My Apple Watch Diary: Straps and Watch Orientation

Member of the AppleVis Editorial Team

If you have read any of my previous posts on the Apple Watch, you might be excused for wondering at this point what else I have left to say on the topic … or, at least anything left to say that’s based upon personal experience. Before its release, I gave my reasons for not buying one. However, I was back within a few weeks to report that my inner-geek and it’s curiosity had ultimately won out, and that I had ended up buying an Apple Watch Sport, only to then return it.

The decision to return the Watch felt right for me at that time (see my previous post mentioned above for the reasons). However, it was suggested that I had not given the Watch enough time to prove itself to me and find a place in my daily routine. It was argued that the nature of the Apple Watch means that it takes time and some experimentation to truly determine how it can best work for you and complement the use and experience of your iPhone.

So, here I am again. Back this time with a stainless steel Apple Watch and a couple of bands (a Milanese Loop and a Leather Loop).

Armed with my previous experience and some insights into that of others, I intend to approach things a little differently this time around. I want to come to the Watch with more realistic expectations of what it can do. I am also going to try to be a little more patient and understanding about the things that it cannot do … or at least the things which it cannot currently do very well. I am sure that Apple might argue that some of these are actually things which the Watch was never intended to do. After all, it’s an accessory to an iPhone, not a replacement for one. Not only do I personally need to recognize this distinction, but it’s something that I am hoping more third-party developers will come to terms with as their Watch apps mature and evolve over time.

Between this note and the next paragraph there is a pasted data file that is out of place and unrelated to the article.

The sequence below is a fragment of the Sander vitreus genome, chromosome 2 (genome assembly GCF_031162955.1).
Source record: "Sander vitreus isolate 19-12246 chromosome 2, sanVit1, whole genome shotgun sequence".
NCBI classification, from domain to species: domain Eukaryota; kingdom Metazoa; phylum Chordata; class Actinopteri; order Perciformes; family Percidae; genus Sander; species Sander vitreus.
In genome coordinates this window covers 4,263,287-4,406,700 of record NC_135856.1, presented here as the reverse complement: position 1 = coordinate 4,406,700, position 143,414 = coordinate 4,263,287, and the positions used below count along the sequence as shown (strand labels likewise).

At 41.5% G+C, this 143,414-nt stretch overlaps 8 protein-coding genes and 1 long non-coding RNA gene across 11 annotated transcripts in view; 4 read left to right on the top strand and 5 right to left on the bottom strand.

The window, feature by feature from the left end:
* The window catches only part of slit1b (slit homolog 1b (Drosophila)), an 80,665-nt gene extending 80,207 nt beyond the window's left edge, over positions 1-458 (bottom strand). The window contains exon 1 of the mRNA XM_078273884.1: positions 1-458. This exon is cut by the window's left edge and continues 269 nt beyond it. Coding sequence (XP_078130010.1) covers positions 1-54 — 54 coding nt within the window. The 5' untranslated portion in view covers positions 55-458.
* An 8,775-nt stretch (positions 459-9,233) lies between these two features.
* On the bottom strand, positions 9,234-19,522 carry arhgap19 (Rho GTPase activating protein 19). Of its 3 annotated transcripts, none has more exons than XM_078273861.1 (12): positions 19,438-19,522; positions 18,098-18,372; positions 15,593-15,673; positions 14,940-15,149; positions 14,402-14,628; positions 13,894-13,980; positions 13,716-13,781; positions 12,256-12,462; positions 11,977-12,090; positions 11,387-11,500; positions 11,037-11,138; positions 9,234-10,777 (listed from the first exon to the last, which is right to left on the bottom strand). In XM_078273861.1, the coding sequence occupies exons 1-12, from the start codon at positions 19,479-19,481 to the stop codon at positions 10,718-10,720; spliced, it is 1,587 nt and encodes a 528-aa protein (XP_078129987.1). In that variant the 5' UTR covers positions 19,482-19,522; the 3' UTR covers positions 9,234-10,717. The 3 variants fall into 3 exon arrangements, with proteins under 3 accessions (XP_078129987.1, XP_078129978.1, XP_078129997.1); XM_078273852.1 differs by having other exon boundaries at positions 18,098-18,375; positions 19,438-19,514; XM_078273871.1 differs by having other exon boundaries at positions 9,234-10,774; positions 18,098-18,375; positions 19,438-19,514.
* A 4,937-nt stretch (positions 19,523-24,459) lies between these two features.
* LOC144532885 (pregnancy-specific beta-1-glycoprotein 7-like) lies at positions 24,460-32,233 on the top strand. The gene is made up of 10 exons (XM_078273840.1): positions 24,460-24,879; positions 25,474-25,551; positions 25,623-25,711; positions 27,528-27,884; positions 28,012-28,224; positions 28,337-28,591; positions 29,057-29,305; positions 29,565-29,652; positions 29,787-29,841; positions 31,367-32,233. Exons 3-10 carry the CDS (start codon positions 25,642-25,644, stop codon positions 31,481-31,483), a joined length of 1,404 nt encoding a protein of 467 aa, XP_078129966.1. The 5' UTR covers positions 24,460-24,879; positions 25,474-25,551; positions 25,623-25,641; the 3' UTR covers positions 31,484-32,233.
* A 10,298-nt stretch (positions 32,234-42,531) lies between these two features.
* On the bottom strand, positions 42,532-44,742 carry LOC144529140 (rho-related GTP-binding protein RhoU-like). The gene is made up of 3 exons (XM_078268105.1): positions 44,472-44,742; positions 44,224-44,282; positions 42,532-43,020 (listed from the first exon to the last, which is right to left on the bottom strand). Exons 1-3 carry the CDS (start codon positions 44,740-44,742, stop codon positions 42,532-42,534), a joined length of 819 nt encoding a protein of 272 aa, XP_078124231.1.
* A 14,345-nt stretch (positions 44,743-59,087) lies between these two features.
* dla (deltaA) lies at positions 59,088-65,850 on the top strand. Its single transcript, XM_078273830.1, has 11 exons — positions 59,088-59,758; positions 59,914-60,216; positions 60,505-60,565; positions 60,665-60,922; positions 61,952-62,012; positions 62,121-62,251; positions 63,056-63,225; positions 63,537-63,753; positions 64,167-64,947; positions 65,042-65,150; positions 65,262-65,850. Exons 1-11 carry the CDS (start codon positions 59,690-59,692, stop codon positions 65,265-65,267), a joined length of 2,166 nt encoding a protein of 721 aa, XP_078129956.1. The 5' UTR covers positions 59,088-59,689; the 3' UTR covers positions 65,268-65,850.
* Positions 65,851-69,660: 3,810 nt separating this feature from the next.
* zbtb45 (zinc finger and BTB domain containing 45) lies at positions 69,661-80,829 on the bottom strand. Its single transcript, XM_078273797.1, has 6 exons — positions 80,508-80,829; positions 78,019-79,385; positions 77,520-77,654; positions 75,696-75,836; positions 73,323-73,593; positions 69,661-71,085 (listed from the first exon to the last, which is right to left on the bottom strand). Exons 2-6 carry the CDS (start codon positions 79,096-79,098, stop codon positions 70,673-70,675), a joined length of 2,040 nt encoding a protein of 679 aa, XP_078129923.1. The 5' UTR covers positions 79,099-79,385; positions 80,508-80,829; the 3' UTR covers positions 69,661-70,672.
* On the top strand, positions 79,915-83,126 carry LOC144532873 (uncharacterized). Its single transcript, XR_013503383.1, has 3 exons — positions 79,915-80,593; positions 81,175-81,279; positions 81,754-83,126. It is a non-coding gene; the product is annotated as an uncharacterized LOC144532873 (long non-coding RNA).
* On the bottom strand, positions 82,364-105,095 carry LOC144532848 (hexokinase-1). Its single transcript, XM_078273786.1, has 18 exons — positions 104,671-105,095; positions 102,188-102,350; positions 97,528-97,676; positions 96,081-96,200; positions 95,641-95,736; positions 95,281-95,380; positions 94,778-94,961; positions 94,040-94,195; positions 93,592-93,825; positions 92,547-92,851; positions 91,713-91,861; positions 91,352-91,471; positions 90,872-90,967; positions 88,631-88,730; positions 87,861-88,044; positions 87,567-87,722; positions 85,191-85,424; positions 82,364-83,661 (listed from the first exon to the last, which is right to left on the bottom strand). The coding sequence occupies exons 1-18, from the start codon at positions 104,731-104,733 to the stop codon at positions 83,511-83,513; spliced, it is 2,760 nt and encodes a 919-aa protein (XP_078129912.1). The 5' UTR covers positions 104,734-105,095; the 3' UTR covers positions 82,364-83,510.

Over the next few weeks and months, I hope to share some of my thoughts and experiences of owning and using an Apple Watch. Right at the offset, I should stress that it’s all going to be very personal and subjective. Your own views and experiences may be quite different, which is no surprise when the topic is what Apple describes as its “most personal device yet”. This is why I will be particularly keen to hear the thoughts of others on the various topics and issues that appear in this series of posts.

Although it’s not what I planned to discuss today, I will briefly mention that my initial reaction to the Watch is already more positive than last time around, due in no small part to the accessibility fixes in Watch OS 1.0.1. With Notifications and Glances arguably the key features of the Watch, it was good to see that the initial problems with both of these for VoiceOver users have quickly been addressed.

What I did want to talk about today is one thing that you will need to consider before buying an Apple Watch and something that you will be prompted to consider when first setting it up - straps and Watch orientation.

Straps and Bands